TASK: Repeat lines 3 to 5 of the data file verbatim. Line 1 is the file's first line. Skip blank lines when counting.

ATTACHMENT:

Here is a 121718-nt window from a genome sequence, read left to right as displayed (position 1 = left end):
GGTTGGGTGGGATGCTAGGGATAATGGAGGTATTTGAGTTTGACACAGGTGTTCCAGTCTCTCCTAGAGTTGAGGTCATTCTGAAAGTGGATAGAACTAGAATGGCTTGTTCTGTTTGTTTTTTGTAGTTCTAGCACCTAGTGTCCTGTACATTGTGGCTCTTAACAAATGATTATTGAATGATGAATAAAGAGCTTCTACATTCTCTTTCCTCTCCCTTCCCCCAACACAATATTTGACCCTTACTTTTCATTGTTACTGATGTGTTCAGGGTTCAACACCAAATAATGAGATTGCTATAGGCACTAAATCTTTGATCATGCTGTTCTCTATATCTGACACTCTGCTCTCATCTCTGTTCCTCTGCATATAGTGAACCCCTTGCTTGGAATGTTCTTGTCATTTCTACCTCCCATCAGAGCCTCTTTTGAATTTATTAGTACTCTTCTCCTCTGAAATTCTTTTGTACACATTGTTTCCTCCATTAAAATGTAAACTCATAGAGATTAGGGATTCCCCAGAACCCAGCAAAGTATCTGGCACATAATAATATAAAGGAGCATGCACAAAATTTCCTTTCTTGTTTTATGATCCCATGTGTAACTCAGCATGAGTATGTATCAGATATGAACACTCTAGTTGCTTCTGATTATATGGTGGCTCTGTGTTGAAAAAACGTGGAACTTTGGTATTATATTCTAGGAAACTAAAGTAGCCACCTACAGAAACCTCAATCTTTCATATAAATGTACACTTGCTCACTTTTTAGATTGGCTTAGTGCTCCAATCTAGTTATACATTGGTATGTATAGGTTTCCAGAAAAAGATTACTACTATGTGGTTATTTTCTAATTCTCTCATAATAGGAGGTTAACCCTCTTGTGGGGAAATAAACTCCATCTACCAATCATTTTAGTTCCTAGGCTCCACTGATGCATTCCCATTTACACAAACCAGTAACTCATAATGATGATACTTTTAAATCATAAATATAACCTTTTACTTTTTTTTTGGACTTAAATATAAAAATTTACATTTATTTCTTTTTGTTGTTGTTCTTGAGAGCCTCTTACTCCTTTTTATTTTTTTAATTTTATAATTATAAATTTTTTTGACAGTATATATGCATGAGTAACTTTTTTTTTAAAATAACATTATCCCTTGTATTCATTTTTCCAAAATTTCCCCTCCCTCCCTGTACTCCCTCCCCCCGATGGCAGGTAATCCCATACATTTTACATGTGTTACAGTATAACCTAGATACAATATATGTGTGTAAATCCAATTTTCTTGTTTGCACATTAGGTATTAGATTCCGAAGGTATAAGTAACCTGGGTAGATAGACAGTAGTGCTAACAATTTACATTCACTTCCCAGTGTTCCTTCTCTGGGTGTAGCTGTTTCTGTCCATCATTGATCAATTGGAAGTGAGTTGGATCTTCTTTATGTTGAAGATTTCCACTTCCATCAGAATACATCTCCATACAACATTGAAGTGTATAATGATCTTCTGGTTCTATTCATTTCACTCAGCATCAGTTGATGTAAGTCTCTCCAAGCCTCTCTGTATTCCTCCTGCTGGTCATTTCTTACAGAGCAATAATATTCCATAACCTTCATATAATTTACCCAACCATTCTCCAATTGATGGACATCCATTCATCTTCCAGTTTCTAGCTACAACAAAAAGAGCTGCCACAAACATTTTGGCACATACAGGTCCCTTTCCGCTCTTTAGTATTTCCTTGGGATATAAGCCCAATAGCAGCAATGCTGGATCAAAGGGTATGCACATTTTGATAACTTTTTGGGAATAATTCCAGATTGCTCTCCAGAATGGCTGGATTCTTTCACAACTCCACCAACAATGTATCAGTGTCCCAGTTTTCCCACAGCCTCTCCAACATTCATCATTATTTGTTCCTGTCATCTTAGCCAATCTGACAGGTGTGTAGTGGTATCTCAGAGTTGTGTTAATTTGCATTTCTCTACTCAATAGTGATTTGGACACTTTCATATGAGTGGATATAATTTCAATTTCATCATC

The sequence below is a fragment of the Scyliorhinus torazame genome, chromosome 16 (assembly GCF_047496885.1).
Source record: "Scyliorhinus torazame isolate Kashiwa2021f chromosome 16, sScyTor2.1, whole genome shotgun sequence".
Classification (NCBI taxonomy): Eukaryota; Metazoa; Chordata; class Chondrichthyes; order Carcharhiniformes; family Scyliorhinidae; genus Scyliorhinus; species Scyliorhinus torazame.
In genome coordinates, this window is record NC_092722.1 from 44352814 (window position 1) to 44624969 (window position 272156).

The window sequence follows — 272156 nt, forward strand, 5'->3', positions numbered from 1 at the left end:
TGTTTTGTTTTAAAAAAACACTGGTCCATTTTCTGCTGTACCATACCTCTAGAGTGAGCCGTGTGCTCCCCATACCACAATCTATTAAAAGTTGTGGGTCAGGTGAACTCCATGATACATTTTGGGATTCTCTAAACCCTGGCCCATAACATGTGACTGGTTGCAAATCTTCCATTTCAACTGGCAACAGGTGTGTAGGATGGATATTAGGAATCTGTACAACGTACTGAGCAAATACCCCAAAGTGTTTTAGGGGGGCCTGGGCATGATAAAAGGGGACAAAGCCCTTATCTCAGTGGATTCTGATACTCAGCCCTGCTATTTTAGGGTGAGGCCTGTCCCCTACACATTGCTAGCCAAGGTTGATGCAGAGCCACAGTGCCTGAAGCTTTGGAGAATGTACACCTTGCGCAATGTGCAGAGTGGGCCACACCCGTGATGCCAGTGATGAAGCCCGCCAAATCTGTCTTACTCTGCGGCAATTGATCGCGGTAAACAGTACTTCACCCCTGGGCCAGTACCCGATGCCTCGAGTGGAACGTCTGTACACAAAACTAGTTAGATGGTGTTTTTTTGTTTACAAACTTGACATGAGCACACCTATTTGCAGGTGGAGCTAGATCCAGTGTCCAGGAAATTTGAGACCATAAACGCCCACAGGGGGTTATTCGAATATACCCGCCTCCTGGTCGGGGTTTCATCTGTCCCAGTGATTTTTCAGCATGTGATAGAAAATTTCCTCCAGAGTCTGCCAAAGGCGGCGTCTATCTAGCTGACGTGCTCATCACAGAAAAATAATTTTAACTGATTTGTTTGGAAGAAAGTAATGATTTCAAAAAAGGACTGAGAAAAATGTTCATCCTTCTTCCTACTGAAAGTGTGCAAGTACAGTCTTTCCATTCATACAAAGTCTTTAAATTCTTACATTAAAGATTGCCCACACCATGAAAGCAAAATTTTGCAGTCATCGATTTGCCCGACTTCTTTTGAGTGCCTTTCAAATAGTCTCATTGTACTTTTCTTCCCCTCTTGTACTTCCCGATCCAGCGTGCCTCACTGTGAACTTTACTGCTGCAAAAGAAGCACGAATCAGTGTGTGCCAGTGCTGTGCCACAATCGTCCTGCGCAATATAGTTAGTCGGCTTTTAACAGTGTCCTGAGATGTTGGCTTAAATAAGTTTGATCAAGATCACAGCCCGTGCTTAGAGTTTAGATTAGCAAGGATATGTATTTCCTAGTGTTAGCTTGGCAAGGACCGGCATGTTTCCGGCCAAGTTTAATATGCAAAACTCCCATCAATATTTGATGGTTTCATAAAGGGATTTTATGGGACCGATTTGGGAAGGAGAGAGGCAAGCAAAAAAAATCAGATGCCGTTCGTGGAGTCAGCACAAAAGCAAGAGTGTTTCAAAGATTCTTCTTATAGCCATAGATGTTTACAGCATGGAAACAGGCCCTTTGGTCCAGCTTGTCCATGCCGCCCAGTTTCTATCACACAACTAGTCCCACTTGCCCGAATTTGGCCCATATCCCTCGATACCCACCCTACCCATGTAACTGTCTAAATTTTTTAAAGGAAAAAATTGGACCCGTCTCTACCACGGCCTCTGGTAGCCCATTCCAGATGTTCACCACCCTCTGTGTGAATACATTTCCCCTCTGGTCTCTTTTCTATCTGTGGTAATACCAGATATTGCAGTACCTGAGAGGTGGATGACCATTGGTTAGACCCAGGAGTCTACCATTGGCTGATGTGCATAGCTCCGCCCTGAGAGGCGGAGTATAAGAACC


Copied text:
The sequence below is a fragment of the Scyliorhinus torazame genome, chromosome 16 (assembly GCF_047496885.1).
Source record: "Scyliorhinus torazame isolate Kashiwa2021f chromosome 16, sScyTor2.1, whole genome shotgun sequence".
Classification (NCBI taxonomy): Eukaryota; Metazoa; Chordata; class Chondrichthyes; order Carcharhiniformes; family Scyliorhinidae; genus Scyliorhinus; species Scyliorhinus torazame.